Nurses, who are known for their empathetic care, and healthcare teams can use music to improve individual and team well-being. Wallmark and colleagues also found that musical interaction (listening and creating) can promote empathy. In their research, healthcare providers described their personal experiences of playing and listening to music to cope with work-related stress and grief as profoundly healing. Research by Bittman and colleagues (2003) indicates that both listening to and making music are a cost-effective strategy for reducing stress and burnout; listening alone has been shown to significantly improve mood and work performance. In addition, they found that recreational music-making is more effective than quiet reading for relaxation and stress relief.
Why does music resonate so deeply?
Our emotional response when listening to and creating music relies on many elements, including the uniqueness of sound, instrument, harmony, creative process, expression, and the social dynamic between the creator, co-creator, and potential audience. In addition, our response to music depends on personal preference. For this reason, music frequently is used as a “self-prescription” to enhance or shift our mood, initiate relaxation, and facilitate transcendence of the activities and challenges of daily life.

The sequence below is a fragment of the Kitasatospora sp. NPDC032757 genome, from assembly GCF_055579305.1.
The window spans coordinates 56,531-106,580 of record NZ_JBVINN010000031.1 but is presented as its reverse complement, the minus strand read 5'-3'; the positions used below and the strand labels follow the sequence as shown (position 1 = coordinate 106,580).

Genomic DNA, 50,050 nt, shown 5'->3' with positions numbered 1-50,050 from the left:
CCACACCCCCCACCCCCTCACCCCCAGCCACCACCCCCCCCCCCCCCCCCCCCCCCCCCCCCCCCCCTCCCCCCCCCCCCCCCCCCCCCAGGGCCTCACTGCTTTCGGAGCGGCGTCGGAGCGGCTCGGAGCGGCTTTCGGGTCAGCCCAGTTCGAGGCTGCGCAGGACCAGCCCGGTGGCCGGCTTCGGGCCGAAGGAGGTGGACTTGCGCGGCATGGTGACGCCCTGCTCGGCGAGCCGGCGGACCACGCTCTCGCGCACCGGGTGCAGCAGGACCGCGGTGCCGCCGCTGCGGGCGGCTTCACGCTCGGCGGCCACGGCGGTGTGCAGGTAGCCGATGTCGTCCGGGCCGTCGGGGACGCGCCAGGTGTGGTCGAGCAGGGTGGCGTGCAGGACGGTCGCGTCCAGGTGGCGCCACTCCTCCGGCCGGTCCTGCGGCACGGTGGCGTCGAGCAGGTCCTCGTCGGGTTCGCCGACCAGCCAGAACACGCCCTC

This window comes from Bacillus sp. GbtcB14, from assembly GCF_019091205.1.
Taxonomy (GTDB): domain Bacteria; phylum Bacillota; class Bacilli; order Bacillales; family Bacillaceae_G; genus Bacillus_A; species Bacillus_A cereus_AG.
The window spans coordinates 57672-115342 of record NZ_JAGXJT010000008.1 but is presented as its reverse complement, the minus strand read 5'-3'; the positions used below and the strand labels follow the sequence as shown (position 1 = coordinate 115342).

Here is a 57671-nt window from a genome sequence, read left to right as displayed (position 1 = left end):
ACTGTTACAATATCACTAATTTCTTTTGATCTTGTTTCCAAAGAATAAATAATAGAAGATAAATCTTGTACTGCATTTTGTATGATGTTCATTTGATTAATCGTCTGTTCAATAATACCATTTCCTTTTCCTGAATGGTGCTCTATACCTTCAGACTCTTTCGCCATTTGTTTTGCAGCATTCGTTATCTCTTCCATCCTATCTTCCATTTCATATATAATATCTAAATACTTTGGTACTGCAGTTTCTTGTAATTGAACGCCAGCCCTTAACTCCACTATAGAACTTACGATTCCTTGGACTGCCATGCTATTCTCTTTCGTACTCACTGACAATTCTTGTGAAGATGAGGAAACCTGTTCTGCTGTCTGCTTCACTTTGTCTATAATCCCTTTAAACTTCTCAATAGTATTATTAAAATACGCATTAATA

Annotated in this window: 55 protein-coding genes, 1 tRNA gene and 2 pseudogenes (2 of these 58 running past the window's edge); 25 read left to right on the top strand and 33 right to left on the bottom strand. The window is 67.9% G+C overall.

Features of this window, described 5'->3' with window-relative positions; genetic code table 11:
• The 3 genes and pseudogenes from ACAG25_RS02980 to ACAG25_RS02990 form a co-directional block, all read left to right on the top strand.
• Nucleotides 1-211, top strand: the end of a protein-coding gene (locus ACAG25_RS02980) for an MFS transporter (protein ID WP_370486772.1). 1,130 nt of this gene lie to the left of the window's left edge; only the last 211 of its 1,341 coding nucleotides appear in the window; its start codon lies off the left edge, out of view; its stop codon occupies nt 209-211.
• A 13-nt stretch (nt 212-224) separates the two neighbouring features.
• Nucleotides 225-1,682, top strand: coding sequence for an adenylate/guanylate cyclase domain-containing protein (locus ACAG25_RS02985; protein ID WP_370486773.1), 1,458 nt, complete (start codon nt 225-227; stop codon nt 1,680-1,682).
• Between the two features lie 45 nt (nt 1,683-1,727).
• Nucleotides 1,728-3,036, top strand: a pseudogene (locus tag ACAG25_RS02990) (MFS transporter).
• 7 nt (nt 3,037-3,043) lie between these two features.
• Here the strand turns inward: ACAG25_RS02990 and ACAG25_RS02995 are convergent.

Krumhansl found that music listening and making is processed throughout the spinal, subcortical, and cortical regions of the central nervous system, providing a meaningful and broad impact on complex cognitive, affective, and sensorimotor processes. Chanda and Levitin explain that listening to pleasant music has a neurochemical impact on reward and pleasure, stress and arousal, immunity, and social affiliation. This may explain why listening to music is one of the most common forms of relaxation.
Depending on your preference, you can use music passively (listening) or actively (playing) to reduce stress.
Listening to music
The most accessible way to experience music’s healing effects is simply to listen to it intentionally. According to Bradt and colleagues, benefits have been seen after listening for only short periods. Musical selections can support a person’s specific needs in the moment, including focused attention, increased energy, deeper relaxation, sleep support, and spiritual connection. Other steps that enhance relaxation while listening to music include finding a comfortable position, establishing uninterrupted space and time, dimming the lights, and bringing your full attention to the music listening experience.